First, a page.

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Analysis of the mixing processes in the subtropical Advancetown Lake, Australia

Bertone, Edoardo, Stewart, Rodney A., Zhang, Hong, O’Halloran, Kelvin
Journal of hydrology 2015 v.522 pp. 67-79
air temperature, data collection, lakes, mixing, models, monitoring, multivariate analysis, prediction, rain, surface water, weather stations, winter, Australia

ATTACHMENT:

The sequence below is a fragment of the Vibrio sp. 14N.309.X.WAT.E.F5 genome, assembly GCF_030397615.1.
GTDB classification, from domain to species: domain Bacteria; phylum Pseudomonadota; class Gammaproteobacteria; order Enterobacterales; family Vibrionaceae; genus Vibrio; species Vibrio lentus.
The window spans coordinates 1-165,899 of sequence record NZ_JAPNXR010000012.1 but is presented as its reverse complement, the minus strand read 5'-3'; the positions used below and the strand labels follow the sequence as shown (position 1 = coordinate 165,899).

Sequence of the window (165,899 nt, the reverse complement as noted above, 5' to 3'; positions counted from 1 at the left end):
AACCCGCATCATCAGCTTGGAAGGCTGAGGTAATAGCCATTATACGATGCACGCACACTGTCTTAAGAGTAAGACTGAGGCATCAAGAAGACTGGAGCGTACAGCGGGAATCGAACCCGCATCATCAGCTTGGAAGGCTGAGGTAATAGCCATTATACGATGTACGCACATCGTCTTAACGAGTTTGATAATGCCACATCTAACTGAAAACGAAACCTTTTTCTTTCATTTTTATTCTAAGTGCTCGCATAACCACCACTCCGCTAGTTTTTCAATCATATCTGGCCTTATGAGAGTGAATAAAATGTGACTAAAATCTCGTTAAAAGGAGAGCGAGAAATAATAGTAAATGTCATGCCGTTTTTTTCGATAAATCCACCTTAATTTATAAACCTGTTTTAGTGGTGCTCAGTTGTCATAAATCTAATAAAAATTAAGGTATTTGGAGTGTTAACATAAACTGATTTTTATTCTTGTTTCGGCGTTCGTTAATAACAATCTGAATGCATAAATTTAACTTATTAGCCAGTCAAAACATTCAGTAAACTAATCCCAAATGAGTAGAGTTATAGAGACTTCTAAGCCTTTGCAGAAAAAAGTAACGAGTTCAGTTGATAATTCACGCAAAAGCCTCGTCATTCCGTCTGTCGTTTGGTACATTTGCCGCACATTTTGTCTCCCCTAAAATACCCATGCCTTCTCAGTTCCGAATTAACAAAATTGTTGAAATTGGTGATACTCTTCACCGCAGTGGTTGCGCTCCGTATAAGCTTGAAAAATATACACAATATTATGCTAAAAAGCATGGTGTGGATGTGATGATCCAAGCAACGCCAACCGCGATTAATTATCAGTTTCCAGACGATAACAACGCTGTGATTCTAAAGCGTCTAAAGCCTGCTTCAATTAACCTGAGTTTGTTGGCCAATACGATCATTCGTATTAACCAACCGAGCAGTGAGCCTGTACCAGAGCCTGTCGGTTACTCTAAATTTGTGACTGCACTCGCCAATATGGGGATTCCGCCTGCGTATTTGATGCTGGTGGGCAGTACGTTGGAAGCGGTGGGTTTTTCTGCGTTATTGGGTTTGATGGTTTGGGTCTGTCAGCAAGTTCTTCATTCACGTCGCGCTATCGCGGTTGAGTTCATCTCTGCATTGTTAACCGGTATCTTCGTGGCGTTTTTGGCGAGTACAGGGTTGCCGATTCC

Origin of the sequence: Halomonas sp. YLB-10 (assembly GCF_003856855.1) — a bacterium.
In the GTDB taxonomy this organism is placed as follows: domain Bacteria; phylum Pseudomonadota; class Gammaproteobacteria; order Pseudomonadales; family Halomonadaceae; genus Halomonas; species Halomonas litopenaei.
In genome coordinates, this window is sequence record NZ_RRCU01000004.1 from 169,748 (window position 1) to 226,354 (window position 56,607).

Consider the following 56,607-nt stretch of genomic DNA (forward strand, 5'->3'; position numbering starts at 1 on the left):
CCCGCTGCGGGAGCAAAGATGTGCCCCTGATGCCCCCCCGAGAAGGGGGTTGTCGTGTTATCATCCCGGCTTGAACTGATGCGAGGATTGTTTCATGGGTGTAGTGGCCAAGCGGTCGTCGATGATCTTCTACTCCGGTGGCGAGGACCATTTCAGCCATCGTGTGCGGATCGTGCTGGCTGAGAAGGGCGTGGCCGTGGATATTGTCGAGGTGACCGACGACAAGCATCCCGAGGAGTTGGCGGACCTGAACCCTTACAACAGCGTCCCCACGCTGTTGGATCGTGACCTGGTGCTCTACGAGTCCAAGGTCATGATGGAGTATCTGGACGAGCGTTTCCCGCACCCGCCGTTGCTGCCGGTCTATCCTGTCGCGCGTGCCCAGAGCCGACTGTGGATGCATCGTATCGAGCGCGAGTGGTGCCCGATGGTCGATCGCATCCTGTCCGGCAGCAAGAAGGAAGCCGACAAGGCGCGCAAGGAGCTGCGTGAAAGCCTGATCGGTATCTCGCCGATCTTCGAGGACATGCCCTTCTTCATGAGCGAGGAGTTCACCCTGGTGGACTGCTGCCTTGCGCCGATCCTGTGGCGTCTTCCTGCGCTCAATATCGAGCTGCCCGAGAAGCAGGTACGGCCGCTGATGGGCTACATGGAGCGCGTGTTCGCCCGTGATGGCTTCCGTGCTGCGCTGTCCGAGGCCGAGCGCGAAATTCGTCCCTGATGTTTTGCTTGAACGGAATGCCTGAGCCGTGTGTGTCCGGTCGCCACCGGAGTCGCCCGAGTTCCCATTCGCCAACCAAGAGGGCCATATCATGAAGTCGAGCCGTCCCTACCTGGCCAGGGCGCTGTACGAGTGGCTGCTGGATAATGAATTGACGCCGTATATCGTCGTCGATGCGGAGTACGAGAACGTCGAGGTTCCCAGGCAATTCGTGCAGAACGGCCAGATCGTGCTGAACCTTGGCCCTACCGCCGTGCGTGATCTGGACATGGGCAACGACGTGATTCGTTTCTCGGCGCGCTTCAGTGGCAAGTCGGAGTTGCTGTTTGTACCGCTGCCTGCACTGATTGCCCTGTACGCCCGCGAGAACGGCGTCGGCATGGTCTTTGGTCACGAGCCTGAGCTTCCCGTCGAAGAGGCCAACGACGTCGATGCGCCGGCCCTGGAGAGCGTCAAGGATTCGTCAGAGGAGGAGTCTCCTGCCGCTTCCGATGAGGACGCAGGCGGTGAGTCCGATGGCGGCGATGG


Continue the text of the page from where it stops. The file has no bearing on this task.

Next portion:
This paper presents an extensive investigation of the mixing processes occurring in the subtropical monomictic Advancetown Lake, which is the main water body supplying the Gold Coast City in Australia. Meteorological, chemical and physical data were collected from weather stations, laboratory analysis of grab samples and an in-situ Vertical Profiling System (VPS), for the period 2008–2012. This comprehensive, high frequency dataset was utilised to develop a one-dimensional model of the vertical transport and mixing processes occurring along the water column. Multivariate analysis revealed that air temperature and rain forecasts enabled a reliable prediction of the strength of the lake stratification. Vertical diffusion is the main process driving vertical mixing, particularly during winter circulation. However, a high reservoir volume and warm winters can limit the degree of winter mixing, causing only partial circulation to occur, as was the case in 2013. This research study provides a comprehensive approach for understanding and predicting mixing processes for similar lakes, whenever high-frequency data are available from VPS or other autonomous water monitoring systems.